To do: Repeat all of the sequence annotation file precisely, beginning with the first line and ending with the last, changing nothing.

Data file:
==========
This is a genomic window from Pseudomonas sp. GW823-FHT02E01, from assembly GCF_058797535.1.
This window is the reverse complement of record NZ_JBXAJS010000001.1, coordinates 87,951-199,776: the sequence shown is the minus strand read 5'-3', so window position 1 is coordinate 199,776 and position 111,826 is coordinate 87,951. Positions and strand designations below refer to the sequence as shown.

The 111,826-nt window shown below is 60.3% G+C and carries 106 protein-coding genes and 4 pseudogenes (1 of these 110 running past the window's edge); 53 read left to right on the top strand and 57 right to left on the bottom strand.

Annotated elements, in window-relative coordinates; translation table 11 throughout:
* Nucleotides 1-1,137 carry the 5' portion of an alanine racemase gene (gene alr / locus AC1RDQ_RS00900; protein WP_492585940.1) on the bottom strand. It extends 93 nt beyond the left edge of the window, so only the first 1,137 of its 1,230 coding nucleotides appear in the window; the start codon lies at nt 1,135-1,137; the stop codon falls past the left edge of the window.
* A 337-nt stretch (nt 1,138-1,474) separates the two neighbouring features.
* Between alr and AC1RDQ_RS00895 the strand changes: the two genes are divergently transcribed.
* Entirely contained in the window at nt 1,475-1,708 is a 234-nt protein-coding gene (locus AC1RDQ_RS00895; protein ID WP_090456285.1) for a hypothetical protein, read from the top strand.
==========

This is a genomic window from Pseudomonas sp. GW823-FHT02E01, from assembly GCF_058797535.1.
This window is the reverse complement of record NZ_JBXAJS010000001.1, coordinates 87,951-199,776: the sequence shown is the minus strand read 5'-3', so window position 1 is coordinate 199,776 and position 111,826 is coordinate 87,951. Positions and strand designations below refer to the sequence as shown.

The 111,826-nt window shown below is 60.3% G+C and carries 106 protein-coding genes and 4 pseudogenes (1 of these 110 running past the window's edge); 53 read left to right on the top strand and 57 right to left on the bottom strand.

Annotated elements, in window-relative coordinates; translation table 11 throughout:
* Nucleotides 1-1,137 carry the 5' portion of an alanine racemase gene (gene alr / locus AC1RDQ_RS00900; protein WP_492585940.1) on the bottom strand. It extends 93 nt beyond the left edge of the window, so only the first 1,137 of its 1,230 coding nucleotides appear in the window; the start codon lies at nt 1,135-1,137; the stop codon falls past the left edge of the window.
* A 337-nt stretch (nt 1,138-1,474) separates the two neighbouring features.
* Between alr and AC1RDQ_RS00895 the strand changes: the two genes are divergently transcribed.
* Entirely contained in the window at nt 1,475-1,708 is a 234-nt protein-coding gene (locus AC1RDQ_RS00895; protein ID WP_090456285.1) for a hypothetical protein, read from the top strand.